Local Governments Closer to Receiving An Additional $20 Million From the Indian Gaming Special Distribution Fund

Press Release
For Immediate Release

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Local Governments Closer to Receiving An Additional $20 Million From the Indian Gaming Special Distribution Fund

March 16, 2006

The California State Senate yesterday approved Senate Bill 288, authored by Senators Jim Battin (R-La Quinta) and Denise Ducheny (D-San Diego), which would re-allocate $20 million from the Indian Gaming Special Distribution Fund (SDF) to be used for grants to local government agencies.

Since the inception of the SDF local governments have used revenues received from the fund to purchase additional police and fire vehicles, improve roads, implement traffic safety programs, and fund other critical programs.

Last year, due to incorrect information received, Governor Schwarzenegger objected to budget line item 0855-101-0367 which would have allocated an additional $20 million of mitigation funds to local governments from the Special Distribution Fund. SB 288 would re-instate this budget allocation.

“The 64 federally recognized member tribes of the California Nations Indian Gaming Association applaud the California State Legislature for approving this allocation which will provide local governments with the funds they were promised by both the State of California and the tribal governments when they entered into the 1999 compacts,” said CNIGA Chairman Anthony Miranda.

“CNIGA respectfully asks the Governor to sign SB 288 and provide local governments with these much needed revenues,” said Miranda.

BACKGROUND

On September 10, 1999, sixty-one tribal governments entered into gaming compacts with the State of California. These compacts were ratified by the California State Legislature and ultimately approved by the Department of the Interior on May 16, 2000. The compacts expire in May of 2020.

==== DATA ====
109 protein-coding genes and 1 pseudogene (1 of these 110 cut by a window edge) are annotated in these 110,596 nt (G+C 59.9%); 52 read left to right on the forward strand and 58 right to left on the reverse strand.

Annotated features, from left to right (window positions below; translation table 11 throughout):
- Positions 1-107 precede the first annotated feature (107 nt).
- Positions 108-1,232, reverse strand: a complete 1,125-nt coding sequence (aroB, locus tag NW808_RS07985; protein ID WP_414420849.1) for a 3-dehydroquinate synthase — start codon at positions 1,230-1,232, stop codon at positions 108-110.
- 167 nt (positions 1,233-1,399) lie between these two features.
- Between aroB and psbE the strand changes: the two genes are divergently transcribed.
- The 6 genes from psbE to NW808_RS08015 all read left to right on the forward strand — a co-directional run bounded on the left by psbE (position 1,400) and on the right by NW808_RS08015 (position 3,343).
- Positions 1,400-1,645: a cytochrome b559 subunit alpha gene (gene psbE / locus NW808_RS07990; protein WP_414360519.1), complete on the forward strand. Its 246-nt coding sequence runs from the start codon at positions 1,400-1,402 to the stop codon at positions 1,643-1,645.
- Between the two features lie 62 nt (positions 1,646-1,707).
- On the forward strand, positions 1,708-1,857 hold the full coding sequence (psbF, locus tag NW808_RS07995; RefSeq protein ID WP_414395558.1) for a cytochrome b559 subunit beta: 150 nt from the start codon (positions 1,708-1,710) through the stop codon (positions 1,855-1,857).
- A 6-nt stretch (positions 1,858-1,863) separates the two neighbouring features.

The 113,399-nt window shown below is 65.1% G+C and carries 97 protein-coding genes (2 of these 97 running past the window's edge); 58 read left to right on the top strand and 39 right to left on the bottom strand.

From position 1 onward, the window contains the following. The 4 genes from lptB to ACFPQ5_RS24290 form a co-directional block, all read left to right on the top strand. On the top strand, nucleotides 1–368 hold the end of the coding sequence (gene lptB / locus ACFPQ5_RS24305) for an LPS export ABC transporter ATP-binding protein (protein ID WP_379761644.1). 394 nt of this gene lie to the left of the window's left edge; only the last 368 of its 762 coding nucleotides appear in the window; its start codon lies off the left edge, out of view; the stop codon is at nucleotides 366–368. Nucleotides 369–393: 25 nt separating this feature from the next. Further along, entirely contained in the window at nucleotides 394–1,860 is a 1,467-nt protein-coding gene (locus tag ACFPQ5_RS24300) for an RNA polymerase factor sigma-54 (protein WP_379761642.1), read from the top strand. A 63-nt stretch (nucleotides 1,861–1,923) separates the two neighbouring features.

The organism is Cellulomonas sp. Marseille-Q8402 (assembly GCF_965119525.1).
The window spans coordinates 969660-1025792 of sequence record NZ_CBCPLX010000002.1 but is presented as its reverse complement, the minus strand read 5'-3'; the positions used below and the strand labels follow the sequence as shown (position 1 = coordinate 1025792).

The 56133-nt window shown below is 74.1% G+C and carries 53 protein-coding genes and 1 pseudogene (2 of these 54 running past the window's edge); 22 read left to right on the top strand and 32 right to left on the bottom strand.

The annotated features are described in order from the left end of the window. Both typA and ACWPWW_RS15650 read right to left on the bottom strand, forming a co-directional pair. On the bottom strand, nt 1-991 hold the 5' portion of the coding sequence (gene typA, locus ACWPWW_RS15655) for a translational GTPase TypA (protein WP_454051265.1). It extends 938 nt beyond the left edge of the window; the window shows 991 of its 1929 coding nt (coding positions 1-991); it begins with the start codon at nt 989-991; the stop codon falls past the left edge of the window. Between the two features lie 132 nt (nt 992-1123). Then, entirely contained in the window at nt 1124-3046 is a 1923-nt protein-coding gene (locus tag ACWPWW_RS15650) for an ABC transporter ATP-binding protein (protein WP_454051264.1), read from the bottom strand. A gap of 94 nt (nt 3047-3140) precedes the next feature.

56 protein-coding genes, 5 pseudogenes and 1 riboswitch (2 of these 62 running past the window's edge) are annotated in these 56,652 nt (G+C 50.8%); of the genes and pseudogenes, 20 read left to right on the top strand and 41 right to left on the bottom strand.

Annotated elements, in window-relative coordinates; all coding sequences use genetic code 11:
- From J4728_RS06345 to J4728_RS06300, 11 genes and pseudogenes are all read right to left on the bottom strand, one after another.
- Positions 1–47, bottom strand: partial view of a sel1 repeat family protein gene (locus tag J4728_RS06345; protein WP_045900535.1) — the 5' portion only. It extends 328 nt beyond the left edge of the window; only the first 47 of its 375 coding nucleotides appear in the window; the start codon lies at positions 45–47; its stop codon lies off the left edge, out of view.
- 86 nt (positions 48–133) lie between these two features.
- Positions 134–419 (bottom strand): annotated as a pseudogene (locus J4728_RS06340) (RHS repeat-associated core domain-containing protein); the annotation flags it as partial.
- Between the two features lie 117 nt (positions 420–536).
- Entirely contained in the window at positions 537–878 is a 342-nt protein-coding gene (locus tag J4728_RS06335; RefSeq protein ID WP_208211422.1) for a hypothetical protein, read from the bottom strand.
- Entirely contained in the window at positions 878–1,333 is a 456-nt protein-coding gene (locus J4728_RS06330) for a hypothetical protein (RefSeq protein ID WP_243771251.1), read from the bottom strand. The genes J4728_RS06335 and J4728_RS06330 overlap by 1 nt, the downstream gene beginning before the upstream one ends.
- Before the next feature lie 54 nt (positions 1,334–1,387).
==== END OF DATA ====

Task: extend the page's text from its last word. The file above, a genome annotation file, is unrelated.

Contained in these compacts is a provision for tribes to pay into a fund titled the Indian Gaming Special Distribution Fund (SDF). These funds are to be used to reimburse local governments impacted by off-reservation effects of tribal gaming, problem gambling treatment and prevention programs, and to pay the state for regulatory costs. Money from the fund may also be used to make up for shortfalls in a second Revenue Sharing Trust Fund through which gaming tribes share revenues with non-gaming tribal governments and those with limited gaming.

ABOUT CNIGA

Representing 64 member tribes, CNIGA is the largest association of California federally recognized tribal governments. CNIGA is dedicated to protecting the sovereign right of Indian tribes to have gaming on their land. It acts as a planning and coordinating agency for legislative, policy, legal and communications efforts on behalf of its members and serves as an industry forum for information and resources.

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